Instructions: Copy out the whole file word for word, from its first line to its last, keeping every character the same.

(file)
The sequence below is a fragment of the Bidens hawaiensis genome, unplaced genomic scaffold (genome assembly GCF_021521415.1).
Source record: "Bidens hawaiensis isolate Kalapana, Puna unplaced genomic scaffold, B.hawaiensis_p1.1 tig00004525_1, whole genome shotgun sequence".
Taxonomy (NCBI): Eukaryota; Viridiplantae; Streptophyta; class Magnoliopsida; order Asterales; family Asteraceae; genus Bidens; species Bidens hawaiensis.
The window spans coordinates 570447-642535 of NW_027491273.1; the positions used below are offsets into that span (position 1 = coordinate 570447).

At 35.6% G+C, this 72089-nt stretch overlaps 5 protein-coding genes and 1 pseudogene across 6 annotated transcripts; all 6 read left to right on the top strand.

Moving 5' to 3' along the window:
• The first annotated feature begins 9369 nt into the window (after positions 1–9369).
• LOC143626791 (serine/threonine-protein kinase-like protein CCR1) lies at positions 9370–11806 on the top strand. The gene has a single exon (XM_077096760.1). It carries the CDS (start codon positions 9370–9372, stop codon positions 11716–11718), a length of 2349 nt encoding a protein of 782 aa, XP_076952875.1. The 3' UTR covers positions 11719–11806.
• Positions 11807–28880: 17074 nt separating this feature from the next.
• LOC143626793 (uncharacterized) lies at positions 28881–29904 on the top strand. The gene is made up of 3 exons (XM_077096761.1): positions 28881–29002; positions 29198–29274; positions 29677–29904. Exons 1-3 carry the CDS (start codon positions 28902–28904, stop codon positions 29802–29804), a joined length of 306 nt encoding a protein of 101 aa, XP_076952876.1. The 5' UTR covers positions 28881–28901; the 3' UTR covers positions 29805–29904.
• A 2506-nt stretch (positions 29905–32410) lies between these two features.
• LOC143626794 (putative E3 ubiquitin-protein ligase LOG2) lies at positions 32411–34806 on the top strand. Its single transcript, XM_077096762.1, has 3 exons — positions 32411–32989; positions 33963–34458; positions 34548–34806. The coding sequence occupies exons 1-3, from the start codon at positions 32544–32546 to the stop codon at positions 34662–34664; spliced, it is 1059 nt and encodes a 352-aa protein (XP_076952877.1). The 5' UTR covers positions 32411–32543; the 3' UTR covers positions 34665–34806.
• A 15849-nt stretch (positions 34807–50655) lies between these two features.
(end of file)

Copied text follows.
The sequence below is a fragment of the Bidens hawaiensis genome, unplaced genomic scaffold (genome assembly GCF_021521415.1).
Source record: "Bidens hawaiensis isolate Kalapana, Puna unplaced genomic scaffold, B.hawaiensis_p1.1 tig00004525_1, whole genome shotgun sequence".
Taxonomy (NCBI): Eukaryota; Viridiplantae; Streptophyta; class Magnoliopsida; order Asterales; family Asteraceae; genus Bidens; species Bidens hawaiensis.
The window spans coordinates 570447-642535 of NW_027491273.1; the positions used below are offsets into that span (position 1 = coordinate 570447).

At 35.6% G+C, this 72089-nt stretch overlaps 5 protein-coding genes and 1 pseudogene across 6 annotated transcripts; all 6 read left to right on the top strand.

Moving 5' to 3' along the window:
• The first annotated feature begins 9369 nt into the window (after positions 1–9369).
• LOC143626791 (serine/threonine-protein kinase-like protein CCR1) lies at positions 9370–11806 on the top strand. The gene has a single exon (XM_077096760.1). It carries the CDS (start codon positions 9370–9372, stop codon positions 11716–11718), a length of 2349 nt encoding a protein of 782 aa, XP_076952875.1. The 3' UTR covers positions 11719–11806.
• Positions 11807–28880: 17074 nt separating this feature from the next.
• LOC143626793 (uncharacterized) lies at positions 28881–29904 on the top strand. The gene is made up of 3 exons (XM_077096761.1): positions 28881–29002; positions 29198–29274; positions 29677–29904. Exons 1-3 carry the CDS (start codon positions 28902–28904, stop codon positions 29802–29804), a joined length of 306 nt encoding a protein of 101 aa, XP_076952876.1. The 5' UTR covers positions 28881–28901; the 3' UTR covers positions 29805–29904.
• A 2506-nt stretch (positions 29905–32410) lies between these two features.
• LOC143626794 (putative E3 ubiquitin-protein ligase LOG2) lies at positions 32411–34806 on the top strand. Its single transcript, XM_077096762.1, has 3 exons — positions 32411–32989; positions 33963–34458; positions 34548–34806. The coding sequence occupies exons 1-3, from the start codon at positions 32544–32546 to the stop codon at positions 34662–34664; spliced, it is 1059 nt and encodes a 352-aa protein (XP_076952877.1). The 5' UTR covers positions 32411–32543; the 3' UTR covers positions 34665–34806.
• A 15849-nt stretch (positions 34807–50655) lies between these two features.